Note (*) this category is not intrinsic to the RA but arises because of the particular syntactic form of TD. It can be avoided by using function relations, as per App-A.

Why? TTM seems to require that each RT be unique and incompatible, and that somehow the operators of the RA are able to consume one and emit another, and that the compiler be able to infer and create such types. Then it asks for generic operators as something separate.

I agree the VSS for generic relational operators is rather vague. Each relational operator in Tutorial D is defined by equivalences in Appendix A to consume one or two relation type(s) and emit another (not necessarily different). That set of operators is relationally complete. Therefore any other relational operator should be definable in terms of them. Merely, Tutorial D doesn't provide a way to define generic relational operators.

If instead the RT is taken to be just a single type the compiler only needs to track headings and there is really only one possible error: projection onto a missing or mismatched attribute. And you get a large measure of generic operators for free. And my 'C# as D' looks like it might be a tad easier.

There's plenty of possible errors: Extend with an attribute that's already there; Rename from an attribute that's not there/to an attribute that's already there; GROUP where the introduced attribute is already there/the attributes to group aren't, ... UNION/INTERSECT with different Headings; TIMES with non-disjoint Headings; ...

What are you even talking about? I can't make any sense of any of this.

Quote from AntC on May 21, 2020, 5:16 am
Quote from dandl on May 21, 2020, 1:48 am

My work on 'C# as D' shows that treating each tuple/relation with a different heading as a different type leads to the need to create lots of extra types, to no real purpose. TTM aims do not seem to demand this.

TTM does not claim a 'Heading' corresponds/is mapped to a type. REL{ } it calls a 'type generator', hand-waving past what type(s) it generates.

You seem to be doing here something even more hand-wavy and vague. How do you define 'type' as in "lots of extra types"? Is that definition specific to what C# calls a type? And as opposed to what C# calls a template/generic? What do other languages mean by 'type'?

If we do equate 'different Heading' with 'different type', we'd expect there to be plenty of types. I've no idea what you mean by "extra": a program needs at least as many types as it has values of different type (disjoint sets of values/values that are incomparable because different type). Valid (sets of) tuples for S are disjoint from valid (sets of) tuples for P. Then they might as well be different type; I don't see that's making "extra" types.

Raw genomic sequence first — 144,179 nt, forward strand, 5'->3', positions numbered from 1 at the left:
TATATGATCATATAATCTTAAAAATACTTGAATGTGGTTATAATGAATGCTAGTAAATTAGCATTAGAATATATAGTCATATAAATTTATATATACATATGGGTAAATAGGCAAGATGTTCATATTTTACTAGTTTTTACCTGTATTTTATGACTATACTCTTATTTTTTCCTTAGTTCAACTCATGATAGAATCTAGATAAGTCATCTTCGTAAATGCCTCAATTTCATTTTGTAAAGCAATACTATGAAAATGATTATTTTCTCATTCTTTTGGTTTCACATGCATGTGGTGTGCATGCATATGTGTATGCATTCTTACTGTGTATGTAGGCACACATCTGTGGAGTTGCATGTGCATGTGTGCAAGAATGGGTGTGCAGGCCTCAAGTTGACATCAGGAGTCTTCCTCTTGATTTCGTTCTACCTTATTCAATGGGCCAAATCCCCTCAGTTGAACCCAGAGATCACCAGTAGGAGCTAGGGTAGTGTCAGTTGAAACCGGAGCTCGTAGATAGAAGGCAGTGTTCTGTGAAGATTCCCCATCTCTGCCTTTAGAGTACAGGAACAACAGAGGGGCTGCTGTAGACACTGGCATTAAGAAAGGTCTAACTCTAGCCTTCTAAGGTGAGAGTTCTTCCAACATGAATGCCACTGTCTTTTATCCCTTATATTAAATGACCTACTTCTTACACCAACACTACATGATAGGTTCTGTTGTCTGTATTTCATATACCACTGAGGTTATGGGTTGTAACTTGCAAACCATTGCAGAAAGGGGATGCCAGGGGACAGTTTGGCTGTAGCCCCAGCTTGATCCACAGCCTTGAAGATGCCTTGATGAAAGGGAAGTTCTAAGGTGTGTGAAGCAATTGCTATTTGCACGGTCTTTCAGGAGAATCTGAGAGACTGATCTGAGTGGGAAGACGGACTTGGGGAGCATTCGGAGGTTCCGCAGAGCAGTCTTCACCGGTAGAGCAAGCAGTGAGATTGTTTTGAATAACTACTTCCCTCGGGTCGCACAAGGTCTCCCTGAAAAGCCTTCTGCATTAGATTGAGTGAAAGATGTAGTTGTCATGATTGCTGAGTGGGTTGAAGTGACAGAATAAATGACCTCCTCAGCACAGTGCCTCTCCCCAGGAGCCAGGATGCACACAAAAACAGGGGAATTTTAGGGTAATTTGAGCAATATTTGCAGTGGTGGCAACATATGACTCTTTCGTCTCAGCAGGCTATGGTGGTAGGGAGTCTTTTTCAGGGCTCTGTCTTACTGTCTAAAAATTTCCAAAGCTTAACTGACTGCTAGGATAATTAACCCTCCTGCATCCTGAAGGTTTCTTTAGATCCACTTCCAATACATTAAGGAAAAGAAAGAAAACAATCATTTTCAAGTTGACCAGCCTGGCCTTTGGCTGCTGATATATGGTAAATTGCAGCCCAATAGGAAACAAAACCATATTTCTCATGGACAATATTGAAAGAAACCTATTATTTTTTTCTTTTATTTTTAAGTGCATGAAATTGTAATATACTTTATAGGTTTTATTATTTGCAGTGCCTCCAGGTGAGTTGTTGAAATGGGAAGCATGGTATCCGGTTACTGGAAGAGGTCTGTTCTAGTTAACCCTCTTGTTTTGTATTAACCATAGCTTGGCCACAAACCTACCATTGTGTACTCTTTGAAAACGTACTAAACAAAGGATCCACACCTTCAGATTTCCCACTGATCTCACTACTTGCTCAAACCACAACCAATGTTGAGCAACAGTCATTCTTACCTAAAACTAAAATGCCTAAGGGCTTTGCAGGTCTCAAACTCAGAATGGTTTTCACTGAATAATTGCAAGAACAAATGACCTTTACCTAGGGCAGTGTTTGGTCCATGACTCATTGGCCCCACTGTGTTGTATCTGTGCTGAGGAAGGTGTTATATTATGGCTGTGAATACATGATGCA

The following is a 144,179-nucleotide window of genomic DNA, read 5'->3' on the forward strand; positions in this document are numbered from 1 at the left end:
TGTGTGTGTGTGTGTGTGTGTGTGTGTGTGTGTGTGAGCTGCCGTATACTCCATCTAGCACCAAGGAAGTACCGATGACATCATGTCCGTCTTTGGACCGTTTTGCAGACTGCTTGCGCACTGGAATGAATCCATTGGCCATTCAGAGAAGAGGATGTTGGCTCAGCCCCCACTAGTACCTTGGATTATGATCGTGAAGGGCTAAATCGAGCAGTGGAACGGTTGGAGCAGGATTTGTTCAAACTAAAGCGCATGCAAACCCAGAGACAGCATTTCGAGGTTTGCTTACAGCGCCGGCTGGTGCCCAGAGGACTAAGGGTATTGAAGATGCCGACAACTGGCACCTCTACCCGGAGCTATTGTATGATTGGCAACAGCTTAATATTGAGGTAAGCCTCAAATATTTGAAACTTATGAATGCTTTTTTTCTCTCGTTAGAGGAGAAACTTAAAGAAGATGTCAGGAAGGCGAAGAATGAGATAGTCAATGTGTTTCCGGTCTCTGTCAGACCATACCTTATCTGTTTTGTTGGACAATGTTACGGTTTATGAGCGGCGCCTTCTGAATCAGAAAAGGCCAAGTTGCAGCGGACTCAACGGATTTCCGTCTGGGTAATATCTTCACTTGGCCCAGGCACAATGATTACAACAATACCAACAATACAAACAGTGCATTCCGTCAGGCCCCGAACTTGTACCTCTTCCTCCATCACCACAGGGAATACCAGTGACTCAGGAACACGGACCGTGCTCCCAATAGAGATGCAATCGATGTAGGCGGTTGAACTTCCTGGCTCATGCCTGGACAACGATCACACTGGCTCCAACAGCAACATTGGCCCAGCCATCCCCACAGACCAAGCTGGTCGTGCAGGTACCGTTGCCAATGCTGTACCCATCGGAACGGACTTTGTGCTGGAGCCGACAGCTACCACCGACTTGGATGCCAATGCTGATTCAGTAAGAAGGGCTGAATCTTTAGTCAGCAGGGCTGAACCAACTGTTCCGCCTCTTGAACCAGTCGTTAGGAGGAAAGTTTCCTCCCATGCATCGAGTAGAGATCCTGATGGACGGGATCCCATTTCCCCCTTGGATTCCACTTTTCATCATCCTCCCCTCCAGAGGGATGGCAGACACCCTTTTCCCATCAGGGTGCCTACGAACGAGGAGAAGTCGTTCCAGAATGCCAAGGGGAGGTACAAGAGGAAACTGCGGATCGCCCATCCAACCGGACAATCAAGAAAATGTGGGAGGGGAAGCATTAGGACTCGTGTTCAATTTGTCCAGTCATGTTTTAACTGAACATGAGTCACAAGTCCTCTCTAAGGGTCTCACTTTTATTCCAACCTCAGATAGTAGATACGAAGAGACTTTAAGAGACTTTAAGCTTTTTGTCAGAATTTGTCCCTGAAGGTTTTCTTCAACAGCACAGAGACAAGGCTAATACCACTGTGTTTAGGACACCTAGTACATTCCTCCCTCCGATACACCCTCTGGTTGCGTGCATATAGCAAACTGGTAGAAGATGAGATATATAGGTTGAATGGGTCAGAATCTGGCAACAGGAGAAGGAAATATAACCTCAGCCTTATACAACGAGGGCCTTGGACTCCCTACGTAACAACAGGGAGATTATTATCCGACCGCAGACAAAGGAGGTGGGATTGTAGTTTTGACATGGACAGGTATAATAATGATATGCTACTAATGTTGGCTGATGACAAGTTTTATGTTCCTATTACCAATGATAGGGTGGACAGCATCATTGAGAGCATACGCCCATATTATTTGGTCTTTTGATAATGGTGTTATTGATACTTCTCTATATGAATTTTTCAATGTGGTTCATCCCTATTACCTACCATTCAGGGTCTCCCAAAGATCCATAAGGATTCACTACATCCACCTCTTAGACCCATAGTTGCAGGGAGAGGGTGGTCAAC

That's the nub of the problem. TTM does not make it clear whether a type needs to be 'generated' for each intermediate result in evaluating an RA expression, or what the consequences might be if those invisible generated types happen to conflict with user defined tuple types. If this is so then each RA operation amounts to an implied type conversion (from one heading to another). Every user-defined variable, value, argument, etc is of one specific type (aka heading), and many reasonable data manipulations will require to be accompanied by a series of type conversions.

I'm exploring what happens if there is only a single relation type, and the only type error is an attribute missing or mismatched.

Proposition:

  • There is exactly one relation type

Doesn't make sense: you can't compare relations that are values for S with those for P nor SP. The S&P database therefore has at least three distinct relation types. You can project away arbitrary attributes from those, so that's 23 = 8 distinct types produced from SP alone.

Values with different headings are not equal.

    • Therefore there is no relation type inference, and no relation type errors

Therefore you don't seem to know what you're talking about: of course relational operators give us rules for inferring the types of their relational results from their relational operands. Appendix A FORMAL DEFINITIONS in setbuilder gives them.